© 2012 Brocade Communications Systems, Inc. 19 Introduction of Multicast Routing with MCT PIM-SM over MCT as Last Hop New R5.4 PIM and IGMP run natively on the MCT VLAN (VE) PIM sets up peering across the MCT chassis via ICL IGMP query message sent natively on CCEP IGMP membership synched across ICL to MCT peer when IGMP join message is received on CCEP. IGMP membership is installed in PIM mcache on both MCT peers Hashing algorithm determines if the actual forwarding port is local or remote if the source is on uplink and receiver on CCEP. For other combinations of source and receivers, MCT multicast uses shortest path Both MCT peers use PIM to join RPF towards RP Multicast traffic arrives on both MCT peers, but the peer with local forwarding port forwards traffic to client Adding the process of registry and remove the picture
Introduction of Multicast Routing with MCT Receiver sends IGMP report for (*, G1) (*, G2) MCT client forwards (*,G1) to CCEP1 and forwards (*, G2) to CCEP2 MCT switches synchronize the IGMP report received locally to the peer CCEPs via MDUP Synchronize IGMP State On CCEPs © 2012 Brocade Communications Systems, Inc. 20 IGMP report CCEP (G1) Routed L3 network MDUP Sync MCT Client CEP MDUP sync Receiver (G2) (G1) (G2) (*,G2) (*,G1) CCEP1 CCEP2 New R5.4
Introduction of Multicast Routing with MCT Streams requested by Receiver are added to the CCEP in both MCT Peers Streams requested by Receiver are pulled to both MCT peers Only one MCT switch forwards a stream to its CCEP and the MCT peer drops the stream Streams ingress from CEP (S3, S4), the MCT switch connecting to the source forwards to CCEP. If the local CCEP goes down, the peer will forward to its CCEP A stream ingress from ICL (S3, S4), it is dropped until the remote CCEP goes down A stream ingress from Uplink (S1, S2), MCT hash function decides which MCT switch forwards a steam Receivers Behind MCT Client © 2012 Brocade Communications Systems, Inc. 21 Multicast Streams CCEP (G1) (G3) Routed L3 network ICL MCT Client CEP Receiver (G2) (G4) S4 S3 CCEP1 CCEP2 (G1) (G2) (G4) (G3) S1 S2 New R5.4
Introduction of Multicast Routing with MCT Streams requested by Receiver are added to CEP1 A stream from Routed L3 network (S2) is pulled by Receiver side MCT switch via the Uplink and forwarded to CEP1 A stream sourced from CEP2 (S4) is pulled by Receiver side MCT via the ICL and forwarded to CEP1 Streams sourced from MCT Client (S1,S3) are load balancing on the LAG to one of MCT switches A stream load balancing to Receiver side MCT switch (S1) is natively forwarded to CEP1 A stream load balancing to the remote side of MCT (S3) switch will be forwarded to CEP1 via the ICL Receivers on CEP © 2012 Brocade Communications Systems, Inc. 22 Multicast Streams CCEP (G1) (G3) Routed L3 network ICL MCT Client CEP Receiver (G2) (G4) S4 S3 CCEP1 CCEP2 (G1) (G2) (G4) (G3) S1 S2 CEP1 CEP2 Multicast Streams dropped by peer New R5.4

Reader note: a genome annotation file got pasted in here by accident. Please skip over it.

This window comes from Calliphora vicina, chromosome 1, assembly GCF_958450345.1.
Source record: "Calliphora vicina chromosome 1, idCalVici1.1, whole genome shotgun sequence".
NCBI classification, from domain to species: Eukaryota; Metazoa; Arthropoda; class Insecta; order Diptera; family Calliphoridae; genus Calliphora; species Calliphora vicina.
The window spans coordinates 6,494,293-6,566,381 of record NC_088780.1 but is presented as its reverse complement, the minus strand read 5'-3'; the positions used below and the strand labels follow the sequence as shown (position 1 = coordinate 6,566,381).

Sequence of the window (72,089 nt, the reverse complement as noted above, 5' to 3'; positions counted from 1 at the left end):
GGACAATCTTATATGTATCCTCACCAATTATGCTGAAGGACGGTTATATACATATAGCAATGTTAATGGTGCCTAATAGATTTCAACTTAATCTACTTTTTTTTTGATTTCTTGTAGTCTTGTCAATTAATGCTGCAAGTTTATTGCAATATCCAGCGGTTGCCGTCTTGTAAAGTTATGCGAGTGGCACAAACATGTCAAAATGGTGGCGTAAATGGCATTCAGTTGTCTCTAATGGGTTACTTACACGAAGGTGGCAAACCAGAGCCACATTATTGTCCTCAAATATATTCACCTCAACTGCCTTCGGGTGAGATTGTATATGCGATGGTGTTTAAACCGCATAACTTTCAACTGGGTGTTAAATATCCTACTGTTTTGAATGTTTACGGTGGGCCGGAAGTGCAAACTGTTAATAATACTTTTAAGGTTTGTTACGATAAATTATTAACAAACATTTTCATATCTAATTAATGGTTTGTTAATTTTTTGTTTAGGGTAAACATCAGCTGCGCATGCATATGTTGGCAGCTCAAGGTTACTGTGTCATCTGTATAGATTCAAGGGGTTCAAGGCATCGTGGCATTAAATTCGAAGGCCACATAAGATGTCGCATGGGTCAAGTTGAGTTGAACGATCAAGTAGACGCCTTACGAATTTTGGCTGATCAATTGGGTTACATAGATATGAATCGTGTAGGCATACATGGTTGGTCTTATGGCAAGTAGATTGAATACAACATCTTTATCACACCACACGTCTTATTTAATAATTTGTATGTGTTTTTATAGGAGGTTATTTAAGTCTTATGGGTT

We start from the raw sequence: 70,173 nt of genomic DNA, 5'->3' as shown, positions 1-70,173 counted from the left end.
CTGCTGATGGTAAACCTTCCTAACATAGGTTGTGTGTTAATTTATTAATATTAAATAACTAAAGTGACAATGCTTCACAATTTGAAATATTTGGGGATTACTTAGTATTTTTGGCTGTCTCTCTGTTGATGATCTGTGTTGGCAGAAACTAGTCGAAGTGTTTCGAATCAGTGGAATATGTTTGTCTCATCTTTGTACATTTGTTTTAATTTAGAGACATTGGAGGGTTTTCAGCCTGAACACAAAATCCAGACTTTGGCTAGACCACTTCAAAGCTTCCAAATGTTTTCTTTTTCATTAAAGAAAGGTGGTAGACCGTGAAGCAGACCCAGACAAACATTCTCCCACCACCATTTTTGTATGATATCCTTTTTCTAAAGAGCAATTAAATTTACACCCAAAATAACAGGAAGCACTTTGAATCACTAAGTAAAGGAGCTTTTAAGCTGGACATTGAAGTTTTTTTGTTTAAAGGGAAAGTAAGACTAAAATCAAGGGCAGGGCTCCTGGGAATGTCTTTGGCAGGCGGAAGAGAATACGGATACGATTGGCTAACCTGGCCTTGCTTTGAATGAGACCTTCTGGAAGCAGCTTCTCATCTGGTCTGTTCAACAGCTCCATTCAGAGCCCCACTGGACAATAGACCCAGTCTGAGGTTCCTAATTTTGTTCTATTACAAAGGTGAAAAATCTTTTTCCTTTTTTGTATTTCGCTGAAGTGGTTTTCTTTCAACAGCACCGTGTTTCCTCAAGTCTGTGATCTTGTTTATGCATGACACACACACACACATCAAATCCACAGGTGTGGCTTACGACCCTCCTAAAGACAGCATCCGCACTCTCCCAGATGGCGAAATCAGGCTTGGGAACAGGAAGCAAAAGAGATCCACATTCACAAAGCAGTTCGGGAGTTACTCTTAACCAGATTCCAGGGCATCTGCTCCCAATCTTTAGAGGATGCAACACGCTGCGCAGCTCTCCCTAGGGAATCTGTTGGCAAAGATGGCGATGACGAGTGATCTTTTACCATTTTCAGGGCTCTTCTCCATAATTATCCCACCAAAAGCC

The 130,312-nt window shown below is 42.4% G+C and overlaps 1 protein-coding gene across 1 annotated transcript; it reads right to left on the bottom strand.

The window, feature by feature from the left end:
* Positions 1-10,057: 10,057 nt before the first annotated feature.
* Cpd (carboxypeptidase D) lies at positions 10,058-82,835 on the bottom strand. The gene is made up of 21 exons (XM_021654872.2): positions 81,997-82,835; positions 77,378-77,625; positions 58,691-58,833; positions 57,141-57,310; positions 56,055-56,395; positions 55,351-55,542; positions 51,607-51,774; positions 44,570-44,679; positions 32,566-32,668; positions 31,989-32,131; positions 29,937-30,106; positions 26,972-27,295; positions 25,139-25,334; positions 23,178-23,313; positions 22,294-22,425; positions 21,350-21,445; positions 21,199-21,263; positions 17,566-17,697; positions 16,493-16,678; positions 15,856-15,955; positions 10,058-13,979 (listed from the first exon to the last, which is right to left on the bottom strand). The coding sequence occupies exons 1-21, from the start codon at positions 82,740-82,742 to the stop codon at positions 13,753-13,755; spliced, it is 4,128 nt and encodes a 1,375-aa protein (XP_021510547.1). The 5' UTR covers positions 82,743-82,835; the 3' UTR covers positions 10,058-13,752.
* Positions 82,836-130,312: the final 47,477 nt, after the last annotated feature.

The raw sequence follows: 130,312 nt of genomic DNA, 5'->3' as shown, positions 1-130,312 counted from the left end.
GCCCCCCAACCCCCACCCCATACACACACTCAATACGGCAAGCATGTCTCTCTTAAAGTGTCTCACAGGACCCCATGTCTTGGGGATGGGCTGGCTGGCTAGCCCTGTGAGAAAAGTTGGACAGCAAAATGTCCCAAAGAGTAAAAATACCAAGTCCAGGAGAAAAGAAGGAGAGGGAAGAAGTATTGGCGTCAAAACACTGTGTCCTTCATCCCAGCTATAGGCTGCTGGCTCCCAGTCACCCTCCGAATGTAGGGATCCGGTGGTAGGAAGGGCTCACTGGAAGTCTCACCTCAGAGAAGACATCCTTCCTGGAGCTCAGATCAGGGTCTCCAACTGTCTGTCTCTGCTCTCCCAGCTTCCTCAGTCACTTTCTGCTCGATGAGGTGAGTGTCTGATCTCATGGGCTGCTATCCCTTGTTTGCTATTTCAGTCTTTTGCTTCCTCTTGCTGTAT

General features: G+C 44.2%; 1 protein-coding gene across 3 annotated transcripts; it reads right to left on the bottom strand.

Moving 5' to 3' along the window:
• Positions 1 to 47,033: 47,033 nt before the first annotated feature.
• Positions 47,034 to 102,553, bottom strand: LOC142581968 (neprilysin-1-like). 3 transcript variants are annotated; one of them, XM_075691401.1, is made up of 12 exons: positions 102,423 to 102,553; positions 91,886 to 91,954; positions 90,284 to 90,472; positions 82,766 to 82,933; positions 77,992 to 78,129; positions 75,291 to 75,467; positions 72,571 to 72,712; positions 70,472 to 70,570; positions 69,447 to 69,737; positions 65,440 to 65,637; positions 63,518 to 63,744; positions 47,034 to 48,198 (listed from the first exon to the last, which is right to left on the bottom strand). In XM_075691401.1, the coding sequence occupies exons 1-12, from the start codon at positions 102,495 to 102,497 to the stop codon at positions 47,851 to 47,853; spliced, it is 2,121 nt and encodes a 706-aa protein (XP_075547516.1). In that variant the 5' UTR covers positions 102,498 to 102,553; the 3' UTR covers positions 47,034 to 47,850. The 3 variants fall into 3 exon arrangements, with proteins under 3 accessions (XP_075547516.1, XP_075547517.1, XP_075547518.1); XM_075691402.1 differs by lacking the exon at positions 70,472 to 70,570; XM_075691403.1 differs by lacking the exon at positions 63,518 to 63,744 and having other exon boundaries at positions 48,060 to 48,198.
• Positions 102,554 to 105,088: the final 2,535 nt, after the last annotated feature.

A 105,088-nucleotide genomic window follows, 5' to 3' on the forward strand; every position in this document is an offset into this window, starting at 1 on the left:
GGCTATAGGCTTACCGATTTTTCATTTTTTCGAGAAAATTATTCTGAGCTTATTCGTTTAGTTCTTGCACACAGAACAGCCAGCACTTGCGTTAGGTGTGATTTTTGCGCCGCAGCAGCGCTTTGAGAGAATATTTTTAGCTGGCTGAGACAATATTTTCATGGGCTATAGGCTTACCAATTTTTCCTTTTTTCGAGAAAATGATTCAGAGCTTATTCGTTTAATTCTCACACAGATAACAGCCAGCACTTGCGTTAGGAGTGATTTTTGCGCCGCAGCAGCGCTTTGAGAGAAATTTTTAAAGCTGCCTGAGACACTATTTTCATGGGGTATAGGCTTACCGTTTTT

Introduction of Multicast Routing with MCT Streams sourced behind MCT client are load balancing on the LAG to MCT switches Streams load balancing to the MCT switch which has the OIF (S2, S3) are forwarded to the OIFs locally regardless the OIF is Uplink, CEP, or other CCEP Streams load balancing to the MCT switch that the OIFs are on MCT Peer (S1 to R1, S4 to R4) will be forwarded to the OIF via the ICL regardless the OIF is Uplink or CEP From the above rule, the stream (S4 to R4) will not be forward to remote CCEP since the ingress is the ICL and both CCEPs are up MCT Client forwards the stream (S4) to the local receiver (R5) in normal VLAN Flooding. Sources Behind MCT Client © 2012 Brocade Communications Systems, Inc. 23 Multicast Streams CCEP (G1) (G3) Routed L3 network MCT Client CEP Receiver (G2) (G4) R4 R3 CCEP1 CCEP2 (G1) (G2) (G4) (G3) R1 R2 Receiver Source R5 Remote Receiver Multicast Streams dropped by peer S1 S2 S3 S4 New R5.4
Introduction of Multicast Routing with MCT Streams with OIFs on local Uplink are forwarded locally by MCT switch (S1 to R1) Streams with OIFs on local CCEP are forwarded locally by MCT switch (S1 to R5) Streams with OIFs on remote CCEP are forwarded to MCT peer via ICL then forward to MCT client (S3 to R3) From the above rule, steams are also forwarded to MCT peer via ICL but dropped until the local CCEP is down (S1 to MCT peer) Streams with OIFs on remote Uplink (R2) and remote CEP (R4) are forwarded to OIFs via the ICL (S2 to R2, S4 to R4) Sources on CEP © 2012 Brocade Communications Systems, Inc. 24 Multicast Streams CCEP (G1) (G3) Routed L3 network ICL MCT Client CEP Source (G2) (G4) R4 R3 CCEP1 CCEP2 (G1) (G2) (G4) (G3) R5 CEP1 CEP2 Receiver Remote Receiver R1 R2 Remote Receiver Multicast Streams dropped by peer S1 S2 S3 S4 New R5.4
Best Practice of Multicast for MCT 25 In the case of source is from L3 uplink and receiver is on the MCT client. Without keep- alive VLAN, ICL failure results in the client interface in both MCT nodes to be in forwarding state The client interface in both MCT nodes are in forwarding state, multicast traffic is duplicated in the receiver. Keep-alive VLAN is strongly recommended for multicast for MCT 25 Routed L3 network ICL MCT Client Source CCEP1 CCEP2 R CEP1 CEP2 Receiver 25 © 2012 Brocade Communications Systems, Inc 25 Routed L3 network ICL MCT Client Source CCEP1 CCEP2 R CEP1 CEP2 Receiver Keep-Alive VLAN shutdown Forwarding state